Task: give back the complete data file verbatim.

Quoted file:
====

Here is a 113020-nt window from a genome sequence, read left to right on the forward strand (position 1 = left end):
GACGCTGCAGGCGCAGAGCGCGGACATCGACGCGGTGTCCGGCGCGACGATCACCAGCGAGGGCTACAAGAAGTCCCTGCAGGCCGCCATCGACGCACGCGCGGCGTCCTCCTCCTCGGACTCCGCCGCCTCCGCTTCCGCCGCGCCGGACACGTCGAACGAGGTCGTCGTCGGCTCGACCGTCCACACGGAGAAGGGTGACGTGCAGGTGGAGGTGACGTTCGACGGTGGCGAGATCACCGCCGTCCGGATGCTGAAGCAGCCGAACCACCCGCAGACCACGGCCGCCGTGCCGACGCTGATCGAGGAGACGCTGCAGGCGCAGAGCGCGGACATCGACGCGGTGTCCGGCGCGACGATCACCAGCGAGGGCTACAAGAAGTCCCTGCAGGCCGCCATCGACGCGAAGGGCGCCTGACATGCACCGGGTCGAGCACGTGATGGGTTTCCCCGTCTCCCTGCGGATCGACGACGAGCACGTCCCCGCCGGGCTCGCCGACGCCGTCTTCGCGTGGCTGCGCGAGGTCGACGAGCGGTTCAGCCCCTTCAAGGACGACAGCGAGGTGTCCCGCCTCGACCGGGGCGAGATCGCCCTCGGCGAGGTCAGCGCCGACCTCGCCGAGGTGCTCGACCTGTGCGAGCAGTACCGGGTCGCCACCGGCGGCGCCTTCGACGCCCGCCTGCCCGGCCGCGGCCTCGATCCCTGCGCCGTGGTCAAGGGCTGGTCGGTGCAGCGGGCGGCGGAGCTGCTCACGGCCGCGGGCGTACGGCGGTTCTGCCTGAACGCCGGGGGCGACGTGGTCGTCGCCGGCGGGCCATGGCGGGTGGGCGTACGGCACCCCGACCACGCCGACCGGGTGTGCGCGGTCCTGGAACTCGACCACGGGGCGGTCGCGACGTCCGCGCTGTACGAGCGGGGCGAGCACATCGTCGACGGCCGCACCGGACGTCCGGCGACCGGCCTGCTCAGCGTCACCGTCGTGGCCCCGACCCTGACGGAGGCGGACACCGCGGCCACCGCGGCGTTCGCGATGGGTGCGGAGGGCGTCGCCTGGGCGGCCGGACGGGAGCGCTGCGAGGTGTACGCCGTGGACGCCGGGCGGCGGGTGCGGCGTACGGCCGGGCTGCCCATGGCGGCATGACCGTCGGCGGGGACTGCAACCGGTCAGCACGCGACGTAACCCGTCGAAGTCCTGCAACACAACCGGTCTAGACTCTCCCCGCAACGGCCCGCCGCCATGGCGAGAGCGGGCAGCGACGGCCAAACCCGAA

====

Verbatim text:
Here is a 113020-nt window from a genome sequence, read left to right on the forward strand (position 1 = left end):
GACGCTGCAGGCGCAGAGCGCGGACATCGACGCGGTGTCCGGCGCGACGATCACCAGCGAGGGCTACAAGAAGTCCCTGCAGGCCGCCATCGACGCACGCGCGGCGTCCTCCTCCTCGGACTCCGCCGCCTCCGCTTCCGCCGCGCCGGACACGTCGAACGAGGTCGTCGTCGGCTCGACCGTCCACACGGAGAAGGGTGACGTGCAGGTGGAGGTGACGTTCGACGGTGGCGAGATCACCGCCGTCCGGATGCTGAAGCAGCCGAACCACCCGCAGACCACGGCCGCCGTGCCGACGCTGATCGAGGAGACGCTGCAGGCGCAGAGCGCGGACATCGACGCGGTGTCCGGCGCGACGATCACCAGCGAGGGCTACAAGAAGTCCCTGCAGGCCGCCATCGACGCGAAGGGCGCCTGACATGCACCGGGTCGAGCACGTGATGGGTTTCCCCGTCTCCCTGCGGATCGACGACGAGCACGTCCCCGCCGGGCTCGCCGACGCCGTCTTCGCGTGGCTGCGCGAGGTCGACGAGCGGTTCAGCCCCTTCAAGGACGACAGCGAGGTGTCCCGCCTCGACCGGGGCGAGATCGCCCTCGGCGAGGTCAGCGCCGACCTCGCCGAGGTGCTCGACCTGTGCGAGCAGTACCGGGTCGCCACCGGCGGCGCCTTCGACGCCCGCCTGCCCGGCCGCGGCCTCGATCCCTGCGCCGTGGTCAAGGGCTGGTCGGTGCAGCGGGCGGCGGAGCTGCTCACGGCCGCGGGCGTACGGCGGTTCTGCCTGAACGCCGGGGGCGACGTGGTCGTCGCCGGCGGGCCATGGCGGGTGGGCGTACGGCACCCCGACCACGCCGACCGGGTGTGCGCGGTCCTGGAACTCGACCACGGGGCGGTCGCGACGTCCGCGCTGTACGAGCGGGGCGAGCACATCGTCGACGGCCGCACCGGACGTCCGGCGACCGGCCTGCTCAGCGTCACCGTCGTGGCCCCGACCCTGACGGAGGCGGACACCGCGGCCACCGCGGCGTTCGCGATGGGTGCGGAGGGCGTCGCCTGGGCGGCCGGACGGGAGCGCTGCGAGGTGTACGCCGTGGACGCCGGGCGGCGGGTGCGGCGTACGGCCGGGCTGCCCATGGCGGCATGACCGTCGGCGGGGACTGCAACCGGTCAGCACGCGACGTAACCCGTCGAAGTCCTGCAACACAACCGGTCTAGACTCTCCCCGCAACGGCCCGCCGCCATGGCGAGAGCGGGCAGCGACGGCCAAACCCGAA